Teratoid Wilms Tumor in a Child: A Case Report


Teratoid Wilms is a very rare histopathological variant of Wilms tumors that is characterized by the predominance of heterologous components, and is described by many to be a nonaggressive, nonmetastatic tumor with a favorable prognosis. We report a case of a 4-year-old boy with a rare, aggressive metastatic variant of teratoid Wilms tumor. The boy presented with abdominal pain and a palpable abdominal mass. The computed tomography scan demonstrated a large, cystic, multiloculated left renal mass and a single left pulmonary metastasis. The patient had a 5-week course of neoadjuvant chemotherapy. As a result, the size of the metastatic lesion decreased, but there was no change in the size of the renal mass. Subsequently, a left radical nephrectomy and left pulmonary metastectomy were performed where the pathology report showed metastatic teratoid Wilms tumor. The patient received adjuvant chemotherapy and radiotherapy. One year following the initial surgery, the child developed bilateral pulmonary metastases where he is currently having an aggressive regimen of chemotherapy. Although teratoid Wilms has been described as a nonaggressive tumor with a favorable prognosis, it can present with more aggressive forms, with a tendency for metastasis.

KEYWORDS: Wilms tumor; Teratoid Wilms; Rare Wilms

CORRESPONDENCE: Jameel Hisham Bardesi, King Abdulaziz University, Jeddah 21589, Saudi Arabia ().

CITATION: UroToday Int J. 2012 Feb;5(1):art 90. http://dx.doi.org/10.3834/uij.1944-5784.2012.02.08




Wilms tumor is an embryonic tumor of mesodermal origin. It is typically characterized by a display of a triphasic histological pattern of blastemal, stromal, and epithelial cells. Heterologous mesodermal components, such as adipose tissue, skeletal muscle, cartilage, and neurological tissue, may be seen in small foci throughout the neoplasm [1-3]. In 1984, a rare variant with heterologous predominance was described by Variend et al., who introduced the term “teratoid Wilms” [1]. Teratoid Wilms has been described by many as a nonaggressive, nonmetastatic tumor with a favorable prognosis [1-3,5]. Review of 17—including 15 cases with metastases and 2 with metastases—cases showed that 12 of them had no evidence of disease after receiving treatment [3]. Similar outcomes were reported in other cases [5,8]. Conversely, Myers et al. [8] stated that 50% of those with teratoid Wilms presented at stage III or higher. They also reported an incidence of bilateral disease in 38%. According to the available data, a total of 3 cases of metastases and 4 deaths—2 of them linked to progression—have been reported in those with teratoid Wilms [3,9,10]. We report a rare case of 4-year-old boy with an aggressive metastatic variant of teratoid Wilms tumor.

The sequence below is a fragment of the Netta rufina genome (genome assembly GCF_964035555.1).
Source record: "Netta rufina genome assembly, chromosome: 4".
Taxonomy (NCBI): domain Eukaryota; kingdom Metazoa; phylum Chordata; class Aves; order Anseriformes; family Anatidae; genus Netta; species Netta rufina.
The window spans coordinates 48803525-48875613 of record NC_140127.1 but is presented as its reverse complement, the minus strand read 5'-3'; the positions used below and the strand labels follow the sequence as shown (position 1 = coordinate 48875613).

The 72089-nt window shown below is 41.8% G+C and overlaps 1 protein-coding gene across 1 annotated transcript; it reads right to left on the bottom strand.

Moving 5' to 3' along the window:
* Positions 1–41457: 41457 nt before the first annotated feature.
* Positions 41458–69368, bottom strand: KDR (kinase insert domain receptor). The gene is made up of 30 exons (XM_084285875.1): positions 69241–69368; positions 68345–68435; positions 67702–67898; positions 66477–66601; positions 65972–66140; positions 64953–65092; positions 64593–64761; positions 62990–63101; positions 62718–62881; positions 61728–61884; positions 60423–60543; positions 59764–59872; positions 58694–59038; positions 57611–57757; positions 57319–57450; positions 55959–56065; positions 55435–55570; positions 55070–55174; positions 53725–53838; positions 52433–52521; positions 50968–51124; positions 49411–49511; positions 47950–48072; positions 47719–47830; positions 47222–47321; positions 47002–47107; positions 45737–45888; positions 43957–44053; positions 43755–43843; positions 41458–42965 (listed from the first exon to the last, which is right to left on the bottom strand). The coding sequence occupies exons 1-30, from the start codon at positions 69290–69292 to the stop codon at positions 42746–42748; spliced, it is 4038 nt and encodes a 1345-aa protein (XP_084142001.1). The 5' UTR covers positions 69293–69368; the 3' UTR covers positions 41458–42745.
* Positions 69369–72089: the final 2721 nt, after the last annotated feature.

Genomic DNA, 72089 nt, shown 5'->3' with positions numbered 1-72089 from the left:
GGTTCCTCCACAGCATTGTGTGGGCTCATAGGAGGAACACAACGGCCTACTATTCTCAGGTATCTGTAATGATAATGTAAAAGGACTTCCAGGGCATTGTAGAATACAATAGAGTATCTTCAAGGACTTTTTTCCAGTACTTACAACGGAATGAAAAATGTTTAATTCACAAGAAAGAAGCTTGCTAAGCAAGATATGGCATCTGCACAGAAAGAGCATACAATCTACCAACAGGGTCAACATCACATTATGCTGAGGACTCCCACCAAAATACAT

A 4-year-old healthy boy presented with abdominal pain and a palpable abdominal mass. A computed tomography (CT) scan of the abdomen showed a huge multiloculated cystic mass involving the left kidney (Figure 1 and Figure 2). A CT chest revealed a single metastasis in the left lung (Figure 3). A diagnosis of Wilms tumor of the left kidney with pulmonary metastasis was made. The patient underwent chemotherapy for 5 consecutive weeks. The patient received carboplatin (450 mg/m², IV, day 1 only) and etoposide (100 mg/m², IV, once daily for 5 days) in week 0, vincristine (0.05 mg/kg, IV, day 1 only), and actinomycin-D (15 mcg/kg, IV, once daily for 5 days) in week 1, and weekly vincristine (0.05 mg/kg, IV, day 1 only) throughout the second, third, and fourth weeks. As a result, the size of the metastatic lesion decreased while there was no change in the size of the renal mass. Subsequently, a left radical nephrectomy in conjunction with a left pulmonary metastectomy was performed. Cut sections of the mass were multicystic in appearance, with areas of necrosis and hemorrhage, and showed no extension to the perinephric fat. Microscopically, sections of the kidney revealed a multicystic neoplastic process with wide areas of necrosis, hemorrhage, and hemosiderin-laden macrophages. The tumor was composed of nests and clusters of embryonal-looking cells, with enlarged hyperchromatic nuclei and occasional mitotic figures (Figure 4). Focal areas of spindle cells and smooth-muscle differentiation were also seen. Few cysts were lined by flattened epithelium while others were lined by stratified squamous epithelium and filled with keratin flakes (Figure 5). The left lung nodule was positive for metastases and had a blastemal component (Figure 6). A panel of immunohistochemical markers was performed on the lung nodule, including CK-Pan, vimentin, and WT-1. The tumor cells were positive for WT-1, focally positive for vimentin, and negative for CK-Pan (Figure 7). Postoperative radiotherapy (to the lung and abdomen) and chemotherapy in the form of actinomycin D (15 mcg/kg, IV, once daily for 5 days on weeks 12, 24, 36, 48, and 60 of initial treatment, and 30 mcg/kg day 1 only of weeks 6, 9, 18, 30, 42, 54, and 66 of initial treatment), vincristine (0.05 mg/kg, IV, day 1 only of weeks 6, 9, 28, 30, 42, 54, and 66, and 0.05 mg/kg, IV, once daily on days 1 and 5 in weeks 12, 24, 36, 48. 60), and doxorubicin (40 mg/m², IV, on day 1 of weeks 6 and 9, and 60 mg/m², IV, on day 1 of weeks 18, 30, 42, 54, and 66) were delivered.